Three years later, I wrote my college admissions essay about the Tootsie Roll pops and the sudden return of hope to our single-parent, Alabama apartment. I never thought about it as an essay about addiction. I didn’t understand why the teachers I showed it to cried and agreed to write me recommendation letters to wherever I liked. At the time, I didn’t even comprehend why I refused to let my mother read it. Child of a single mom who got clean makes good and goes to college. It’s a heartwarming story. But of course, things are rarely so simple.
That essay got me a full ride to the Ivy League and a fighting chance to catapult myself out of the rural Alabama poverty my mother had run from her entire life. But the pills came back; they always came back. In college, it was Vicodin. On Christmas break my freshman year, my mom offered me one of her Vicodin for my migraines. At the time, I understood this as something a good mother would do: If a medication is truly safe and effective, why not share it? Yet in 2019, Russell Gasida, the former Sales VP of Perdue, testified that he told Richard Sackler via email that the sales team targeted patients “who had been taking low-dose Vicodin, Percocet, or Tramadol” as future consumers of OxyContin, according to the Massachusetts complaint.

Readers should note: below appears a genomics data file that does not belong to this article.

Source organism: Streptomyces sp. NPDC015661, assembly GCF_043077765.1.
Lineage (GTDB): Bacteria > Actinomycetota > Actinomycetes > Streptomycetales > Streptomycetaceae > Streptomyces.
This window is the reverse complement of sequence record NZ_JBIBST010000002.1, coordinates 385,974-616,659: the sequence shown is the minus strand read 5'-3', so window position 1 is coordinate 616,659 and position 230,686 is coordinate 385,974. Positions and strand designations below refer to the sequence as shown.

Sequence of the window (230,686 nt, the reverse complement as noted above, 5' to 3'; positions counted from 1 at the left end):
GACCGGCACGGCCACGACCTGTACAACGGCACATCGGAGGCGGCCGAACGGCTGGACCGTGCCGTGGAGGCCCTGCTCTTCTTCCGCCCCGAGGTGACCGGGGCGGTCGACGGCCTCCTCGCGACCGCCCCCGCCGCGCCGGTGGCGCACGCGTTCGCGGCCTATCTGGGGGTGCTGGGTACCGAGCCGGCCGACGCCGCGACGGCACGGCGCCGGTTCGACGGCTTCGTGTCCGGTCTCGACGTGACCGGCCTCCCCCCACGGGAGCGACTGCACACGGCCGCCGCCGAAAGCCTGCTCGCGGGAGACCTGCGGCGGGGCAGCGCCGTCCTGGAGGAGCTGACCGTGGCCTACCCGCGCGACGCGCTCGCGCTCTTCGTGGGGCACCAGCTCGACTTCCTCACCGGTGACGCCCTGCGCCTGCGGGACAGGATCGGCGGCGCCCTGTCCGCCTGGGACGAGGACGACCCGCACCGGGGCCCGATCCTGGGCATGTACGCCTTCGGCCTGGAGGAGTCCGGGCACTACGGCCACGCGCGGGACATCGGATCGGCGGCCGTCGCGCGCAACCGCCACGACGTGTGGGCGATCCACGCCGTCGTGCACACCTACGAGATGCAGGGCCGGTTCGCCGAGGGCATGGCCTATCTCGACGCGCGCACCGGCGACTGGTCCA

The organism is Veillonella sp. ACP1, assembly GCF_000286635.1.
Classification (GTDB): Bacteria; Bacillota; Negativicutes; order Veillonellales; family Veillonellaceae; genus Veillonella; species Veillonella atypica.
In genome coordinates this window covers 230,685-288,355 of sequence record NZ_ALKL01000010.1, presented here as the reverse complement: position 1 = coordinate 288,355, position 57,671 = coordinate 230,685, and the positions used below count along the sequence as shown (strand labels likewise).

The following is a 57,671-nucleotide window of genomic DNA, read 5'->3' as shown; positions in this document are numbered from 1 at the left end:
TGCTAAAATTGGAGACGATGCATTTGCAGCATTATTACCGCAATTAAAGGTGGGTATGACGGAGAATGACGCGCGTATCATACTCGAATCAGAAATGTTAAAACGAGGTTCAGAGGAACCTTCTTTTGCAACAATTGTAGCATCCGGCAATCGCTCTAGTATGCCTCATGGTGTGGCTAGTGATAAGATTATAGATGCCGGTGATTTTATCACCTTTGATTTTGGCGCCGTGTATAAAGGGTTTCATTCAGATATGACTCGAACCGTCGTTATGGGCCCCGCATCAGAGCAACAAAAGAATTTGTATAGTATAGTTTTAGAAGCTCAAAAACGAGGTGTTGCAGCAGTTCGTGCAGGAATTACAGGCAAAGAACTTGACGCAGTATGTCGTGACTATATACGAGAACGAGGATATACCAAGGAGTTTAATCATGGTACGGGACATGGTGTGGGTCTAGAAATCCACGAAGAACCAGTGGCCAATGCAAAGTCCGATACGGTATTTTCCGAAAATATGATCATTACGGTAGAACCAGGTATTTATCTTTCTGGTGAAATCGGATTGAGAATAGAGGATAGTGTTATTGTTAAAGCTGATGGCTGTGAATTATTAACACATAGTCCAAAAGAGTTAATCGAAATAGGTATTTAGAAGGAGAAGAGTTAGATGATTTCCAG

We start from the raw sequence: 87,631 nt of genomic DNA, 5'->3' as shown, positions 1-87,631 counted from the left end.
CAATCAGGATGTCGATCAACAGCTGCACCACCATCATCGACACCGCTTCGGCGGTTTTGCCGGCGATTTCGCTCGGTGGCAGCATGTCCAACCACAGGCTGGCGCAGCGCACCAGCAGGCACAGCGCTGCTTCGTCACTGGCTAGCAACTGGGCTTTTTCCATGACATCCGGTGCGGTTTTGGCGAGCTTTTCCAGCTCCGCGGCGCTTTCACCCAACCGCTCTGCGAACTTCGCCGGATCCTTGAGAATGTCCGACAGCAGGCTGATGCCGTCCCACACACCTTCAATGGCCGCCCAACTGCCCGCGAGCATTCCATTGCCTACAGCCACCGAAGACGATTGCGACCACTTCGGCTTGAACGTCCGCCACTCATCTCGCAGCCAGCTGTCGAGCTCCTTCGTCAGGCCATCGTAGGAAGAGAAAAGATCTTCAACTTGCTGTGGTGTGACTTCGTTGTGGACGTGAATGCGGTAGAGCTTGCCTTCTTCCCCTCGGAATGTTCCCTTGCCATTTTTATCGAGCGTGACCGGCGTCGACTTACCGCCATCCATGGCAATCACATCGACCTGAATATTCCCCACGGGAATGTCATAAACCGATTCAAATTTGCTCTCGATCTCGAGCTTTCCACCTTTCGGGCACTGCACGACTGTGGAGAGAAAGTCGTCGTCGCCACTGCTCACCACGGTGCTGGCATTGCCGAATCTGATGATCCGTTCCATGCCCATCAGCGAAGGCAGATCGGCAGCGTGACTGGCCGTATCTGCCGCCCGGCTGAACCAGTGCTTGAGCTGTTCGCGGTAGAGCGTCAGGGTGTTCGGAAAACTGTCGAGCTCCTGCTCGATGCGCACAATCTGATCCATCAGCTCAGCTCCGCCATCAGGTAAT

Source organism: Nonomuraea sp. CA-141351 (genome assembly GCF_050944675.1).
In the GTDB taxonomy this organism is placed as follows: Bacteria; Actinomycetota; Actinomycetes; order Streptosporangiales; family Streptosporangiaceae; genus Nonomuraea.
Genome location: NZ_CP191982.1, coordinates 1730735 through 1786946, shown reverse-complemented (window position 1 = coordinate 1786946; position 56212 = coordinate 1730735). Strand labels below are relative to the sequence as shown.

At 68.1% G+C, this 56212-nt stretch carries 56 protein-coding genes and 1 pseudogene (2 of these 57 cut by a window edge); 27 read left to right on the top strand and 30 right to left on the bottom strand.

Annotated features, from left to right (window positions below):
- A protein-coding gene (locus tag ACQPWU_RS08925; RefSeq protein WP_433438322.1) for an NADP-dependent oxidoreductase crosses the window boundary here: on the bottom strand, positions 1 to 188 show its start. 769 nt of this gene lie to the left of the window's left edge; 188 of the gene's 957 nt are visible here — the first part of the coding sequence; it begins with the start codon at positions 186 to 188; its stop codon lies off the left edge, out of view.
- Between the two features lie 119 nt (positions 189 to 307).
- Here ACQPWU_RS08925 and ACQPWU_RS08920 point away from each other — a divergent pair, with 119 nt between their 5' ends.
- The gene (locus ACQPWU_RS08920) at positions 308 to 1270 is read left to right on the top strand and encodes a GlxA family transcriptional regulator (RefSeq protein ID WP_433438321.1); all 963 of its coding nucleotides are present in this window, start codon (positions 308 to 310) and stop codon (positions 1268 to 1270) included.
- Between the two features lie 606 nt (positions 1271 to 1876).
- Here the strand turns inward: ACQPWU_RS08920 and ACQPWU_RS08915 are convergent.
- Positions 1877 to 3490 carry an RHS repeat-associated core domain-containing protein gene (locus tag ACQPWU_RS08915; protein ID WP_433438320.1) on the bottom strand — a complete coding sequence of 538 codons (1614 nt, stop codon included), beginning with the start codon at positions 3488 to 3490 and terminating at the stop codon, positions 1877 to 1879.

Over the years, she would offer me her prescriptions to try frequently. When I had a migraine that wouldn’t break at 38 weeks pregnant, she insisted I should try a few Percocet. She repeated often that her doctors told her over-the-counter painkillers were far more dangerous than opiates. This sentiment, too, was part of the Sackler gospel.
When I was in grad school, she would keep her daily ration of Vicodin, Oxy, or Norco in a small porcelain case. We constructed an elaborate inside joke that she had a secret identity as “Porcelain,” a drug dealer. We were able to sustain this cognitive dissonance because my mother did not fit the picture of the “junkie” sold on Law & Order, shooting heroin and sleeping on the street. She had a pain problem: migraines, or maybe it was a brain tumor, or perhaps arthritis. It didn’t really matter which, because Perdue had succeeded in pushing the lie that Americans suffered from a plague of untreated, chronic pain to which opioids were the cure.
When I was six months pregnant with my first child at 27, she visited me in Paris. One night, she got into a physical altercation with a cab driver after accusing him of overcharging her (he didn’t). She wanted to call the police. Hours and a great deal of alcohol on top of the pills later, she screamed that I did not understand, that I was not supportive. She broke a wine carafe. When I stood up to leave, broken glass all over the hotel room, she told me I was endangering my baby by taking the metro in the early hours of the morning.
That was the first time I understood that it was my mom’s substance abuse that was the real danger. And that was the first time I tried to leave her: I wrote my mother a long letter explaining I wouldn’t remain in a space with her where she was abusing alcohol or combining alcohol with her pain medication. I stopped short of questioning her need for the opioids; even then, I believed they were harmless.